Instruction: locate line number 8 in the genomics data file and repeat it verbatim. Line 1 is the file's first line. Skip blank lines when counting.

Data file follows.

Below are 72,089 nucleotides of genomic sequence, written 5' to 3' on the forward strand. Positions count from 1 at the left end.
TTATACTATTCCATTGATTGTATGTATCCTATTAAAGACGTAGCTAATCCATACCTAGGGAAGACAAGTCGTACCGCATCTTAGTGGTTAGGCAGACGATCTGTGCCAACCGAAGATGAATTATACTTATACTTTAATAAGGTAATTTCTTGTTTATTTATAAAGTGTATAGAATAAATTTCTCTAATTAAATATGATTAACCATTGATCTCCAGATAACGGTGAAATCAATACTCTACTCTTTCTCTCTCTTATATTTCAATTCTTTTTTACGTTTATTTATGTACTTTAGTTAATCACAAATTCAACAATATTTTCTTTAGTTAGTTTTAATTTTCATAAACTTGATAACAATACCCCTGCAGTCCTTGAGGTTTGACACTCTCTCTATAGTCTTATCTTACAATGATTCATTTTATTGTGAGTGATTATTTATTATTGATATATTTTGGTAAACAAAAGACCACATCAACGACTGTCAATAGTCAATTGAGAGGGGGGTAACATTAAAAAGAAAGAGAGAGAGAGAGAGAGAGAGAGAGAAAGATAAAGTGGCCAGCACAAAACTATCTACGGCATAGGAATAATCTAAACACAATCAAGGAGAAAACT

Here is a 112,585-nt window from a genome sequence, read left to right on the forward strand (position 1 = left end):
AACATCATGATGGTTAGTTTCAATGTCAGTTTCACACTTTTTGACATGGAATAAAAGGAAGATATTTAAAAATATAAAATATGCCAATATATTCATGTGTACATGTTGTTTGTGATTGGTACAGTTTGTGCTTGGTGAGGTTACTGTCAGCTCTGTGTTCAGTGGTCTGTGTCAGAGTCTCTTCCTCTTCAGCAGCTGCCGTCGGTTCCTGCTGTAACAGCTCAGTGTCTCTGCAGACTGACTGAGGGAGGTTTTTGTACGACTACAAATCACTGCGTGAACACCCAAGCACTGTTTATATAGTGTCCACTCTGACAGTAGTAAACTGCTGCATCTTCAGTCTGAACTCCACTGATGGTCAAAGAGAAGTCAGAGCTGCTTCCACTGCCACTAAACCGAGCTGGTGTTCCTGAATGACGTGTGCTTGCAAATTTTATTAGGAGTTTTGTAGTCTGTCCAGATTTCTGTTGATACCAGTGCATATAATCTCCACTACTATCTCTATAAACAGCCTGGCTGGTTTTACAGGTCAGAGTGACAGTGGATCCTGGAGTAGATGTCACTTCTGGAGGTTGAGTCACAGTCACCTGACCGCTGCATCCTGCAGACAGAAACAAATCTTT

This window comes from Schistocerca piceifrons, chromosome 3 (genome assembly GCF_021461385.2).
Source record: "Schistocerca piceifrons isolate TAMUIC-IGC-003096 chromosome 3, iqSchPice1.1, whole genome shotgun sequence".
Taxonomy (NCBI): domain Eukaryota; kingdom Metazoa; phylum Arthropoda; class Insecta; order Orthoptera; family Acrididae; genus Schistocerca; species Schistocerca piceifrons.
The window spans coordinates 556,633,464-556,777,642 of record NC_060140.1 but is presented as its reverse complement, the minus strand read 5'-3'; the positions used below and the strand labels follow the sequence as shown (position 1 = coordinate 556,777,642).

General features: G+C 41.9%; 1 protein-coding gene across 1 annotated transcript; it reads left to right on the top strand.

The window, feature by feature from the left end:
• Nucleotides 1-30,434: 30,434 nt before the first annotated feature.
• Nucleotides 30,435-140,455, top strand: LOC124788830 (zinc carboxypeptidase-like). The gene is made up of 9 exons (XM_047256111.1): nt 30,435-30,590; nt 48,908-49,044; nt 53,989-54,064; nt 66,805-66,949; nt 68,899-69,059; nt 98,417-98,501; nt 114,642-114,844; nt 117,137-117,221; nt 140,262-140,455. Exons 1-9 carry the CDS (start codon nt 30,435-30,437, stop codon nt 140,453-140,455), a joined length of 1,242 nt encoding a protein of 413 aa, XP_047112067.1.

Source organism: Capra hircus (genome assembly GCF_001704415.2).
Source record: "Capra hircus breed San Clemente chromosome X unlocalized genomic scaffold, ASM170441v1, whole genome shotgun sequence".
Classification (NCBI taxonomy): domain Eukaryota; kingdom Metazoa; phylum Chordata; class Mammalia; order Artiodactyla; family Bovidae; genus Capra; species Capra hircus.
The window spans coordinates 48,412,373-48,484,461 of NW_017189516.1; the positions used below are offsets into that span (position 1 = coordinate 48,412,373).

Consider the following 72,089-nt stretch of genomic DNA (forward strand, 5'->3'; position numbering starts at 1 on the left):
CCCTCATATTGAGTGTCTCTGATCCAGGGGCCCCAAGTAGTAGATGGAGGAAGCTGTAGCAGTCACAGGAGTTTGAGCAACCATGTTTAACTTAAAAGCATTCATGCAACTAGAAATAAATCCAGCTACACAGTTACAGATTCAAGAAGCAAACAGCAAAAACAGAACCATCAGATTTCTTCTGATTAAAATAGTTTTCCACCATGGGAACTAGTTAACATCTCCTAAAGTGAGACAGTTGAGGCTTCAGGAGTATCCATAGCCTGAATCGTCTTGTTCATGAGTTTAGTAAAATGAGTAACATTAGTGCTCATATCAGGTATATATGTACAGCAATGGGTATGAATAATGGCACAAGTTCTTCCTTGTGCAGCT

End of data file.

The window spans coordinates 556,633,464-556,777,642 of record NC_060140.1 but is presented as its reverse complement, the minus strand read 5'-3'; the positions used below and the strand labels follow the sequence as shown (position 1 = coordinate 556,777,642).